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Insyc Website

The other piece of Insync is its web portion. The website consists of three main features:

  • Feed - still in development, looks like it will push file notifications to Facebook
  • Files - A view of your files on Google
  • Settings - This tells you how much Google storage you're using, and some info about the local install

The Files view can't be searched, but you can apply filters by file type (pdf, document, presentation, spreadsheet, text) or file owner.

Insync Web file view

Insync Web file view

Mousing over a file name highlights it. Clicking on the little arrow drops down a menu with the options shown below. Share lets you share the document with other Google Docs users, while Get Sharable Link generates a short link that you can embed in a webpage or manually email to share with non-Docs users.

Insync Web file options

Insync Web file options

Versions doesn't work yet, nor does Recent Changes, which appears to work with the Feed tab. Download As lets you download docs as .csv, .html, .ods, .pdf, .tsv, or .xls files. And clicking on a document opens it right up in Google Docs, if it's a supported format. The short video below does a nice job of walking you through Insync's little feature set and is worth a watch.

Access, Support, Security

Online Ticket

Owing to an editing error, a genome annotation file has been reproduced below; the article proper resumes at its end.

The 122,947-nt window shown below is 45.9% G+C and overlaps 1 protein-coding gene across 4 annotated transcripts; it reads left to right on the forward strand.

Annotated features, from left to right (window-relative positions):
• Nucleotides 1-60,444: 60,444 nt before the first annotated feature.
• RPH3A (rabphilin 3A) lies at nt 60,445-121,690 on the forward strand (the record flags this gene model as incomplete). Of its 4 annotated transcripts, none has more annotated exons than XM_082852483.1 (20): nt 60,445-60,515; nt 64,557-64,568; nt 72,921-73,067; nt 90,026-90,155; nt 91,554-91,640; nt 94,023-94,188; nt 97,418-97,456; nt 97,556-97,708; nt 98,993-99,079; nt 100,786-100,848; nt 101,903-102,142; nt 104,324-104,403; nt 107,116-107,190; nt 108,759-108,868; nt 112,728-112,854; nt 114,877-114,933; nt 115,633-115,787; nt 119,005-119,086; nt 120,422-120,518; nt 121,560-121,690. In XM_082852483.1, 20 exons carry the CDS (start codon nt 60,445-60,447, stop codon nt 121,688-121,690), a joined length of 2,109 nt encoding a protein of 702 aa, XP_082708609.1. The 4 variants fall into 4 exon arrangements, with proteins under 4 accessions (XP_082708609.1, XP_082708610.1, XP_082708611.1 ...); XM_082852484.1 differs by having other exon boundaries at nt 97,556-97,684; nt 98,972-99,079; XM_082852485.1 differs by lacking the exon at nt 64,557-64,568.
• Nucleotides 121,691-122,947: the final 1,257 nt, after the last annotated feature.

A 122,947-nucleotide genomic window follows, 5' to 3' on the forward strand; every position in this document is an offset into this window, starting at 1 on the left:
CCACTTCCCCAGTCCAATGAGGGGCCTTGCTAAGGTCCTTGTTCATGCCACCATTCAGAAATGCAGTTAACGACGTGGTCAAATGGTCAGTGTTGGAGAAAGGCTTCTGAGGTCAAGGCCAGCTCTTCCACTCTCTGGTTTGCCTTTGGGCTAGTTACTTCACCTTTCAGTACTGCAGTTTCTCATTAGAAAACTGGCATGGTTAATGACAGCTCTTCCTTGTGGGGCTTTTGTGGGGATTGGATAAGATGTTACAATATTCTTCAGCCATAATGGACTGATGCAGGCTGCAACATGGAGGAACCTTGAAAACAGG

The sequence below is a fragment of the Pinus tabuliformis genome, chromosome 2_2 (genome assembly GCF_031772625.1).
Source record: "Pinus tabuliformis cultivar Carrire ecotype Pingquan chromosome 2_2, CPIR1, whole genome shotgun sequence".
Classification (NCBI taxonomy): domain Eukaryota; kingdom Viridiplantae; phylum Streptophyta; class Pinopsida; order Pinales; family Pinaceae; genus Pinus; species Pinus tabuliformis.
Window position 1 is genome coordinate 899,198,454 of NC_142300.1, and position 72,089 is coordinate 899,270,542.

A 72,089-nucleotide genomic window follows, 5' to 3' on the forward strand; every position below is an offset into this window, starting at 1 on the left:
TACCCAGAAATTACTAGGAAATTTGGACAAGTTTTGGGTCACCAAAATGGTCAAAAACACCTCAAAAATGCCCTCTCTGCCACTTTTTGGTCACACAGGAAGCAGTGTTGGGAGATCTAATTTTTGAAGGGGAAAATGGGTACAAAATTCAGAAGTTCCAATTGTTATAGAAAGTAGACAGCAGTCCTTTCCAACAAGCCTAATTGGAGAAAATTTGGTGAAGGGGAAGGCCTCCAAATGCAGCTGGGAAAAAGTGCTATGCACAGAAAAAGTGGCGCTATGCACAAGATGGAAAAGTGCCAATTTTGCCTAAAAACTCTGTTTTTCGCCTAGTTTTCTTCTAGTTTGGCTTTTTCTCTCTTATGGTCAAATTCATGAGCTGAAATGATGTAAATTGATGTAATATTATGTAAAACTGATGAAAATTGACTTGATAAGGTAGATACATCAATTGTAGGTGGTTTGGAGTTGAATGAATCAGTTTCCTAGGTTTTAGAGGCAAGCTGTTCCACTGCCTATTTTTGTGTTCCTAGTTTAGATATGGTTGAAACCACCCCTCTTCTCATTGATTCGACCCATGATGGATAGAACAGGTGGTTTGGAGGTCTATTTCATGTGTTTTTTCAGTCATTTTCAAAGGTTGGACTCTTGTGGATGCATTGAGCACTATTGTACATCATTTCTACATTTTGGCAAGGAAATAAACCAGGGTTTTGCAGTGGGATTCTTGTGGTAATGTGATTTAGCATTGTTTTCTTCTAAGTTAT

IM / Chat
Knowledge Base
Private Key
Browser-based file manager
Email link
Windows Mobile

As with many small startups, support resources are barebones. There is a support forum (powered by Vanilla Forums) and a FAQ that provides a email address.

Since you can't access the Forum without signing up, there's a screenshot of the Forums landing page below, so you can get a feel for what's going on. Note that the Forum is searchable.

Insync Forum landing page

Insync Forum landing page

There isn't any description of Insync's security approach in the FAQ or the Insync guide. A search of the Forums pulled up this thread, however. It reveals that SSL is used for the sync between your computer and Insync's servers. Beyond that, things are somewhat fuzzy, as the thread includes references to Amazon S3, which is no longer used.

It's safe to say that if your files must be secured from access, you should encrypt them yourself before putting them in the Insync folder or anywhere on the cloud where you are not 100% sure of how and when files are encrypted.

For access, anything that has a web browser can access the Insync website. The FAQ mention mobile apps for Android and iPhone coming this quarter (1Q2012).

Closing Thoughts

Insync can provide some of the features provided by Dropbox and SugarSync, with the added advantage of document editing via Google Docs. Insync's main value add is that it uses Google's much cheaper storage. The table below shows exactly how much cheaper for yearly storage cost.

Service Cost : Storage
Insync Free: 1 GB $5: 20 GB $20: 80 GB
Dropbox Free: 2 GB $120: 50 GB $240: 100 GB
Sugar Sync Free: 5 GB $50: 30 GB $150: 100 GB
Storage Cost Comparison

Of course, all it will take is for Google to go live with GDrive, which the Wall Street Journal claims is imminent, to put a premature end to Insync's business. But in the meantime, Insync provides a quick, easy and relatively inexpensive way to sync your files with the cloud.

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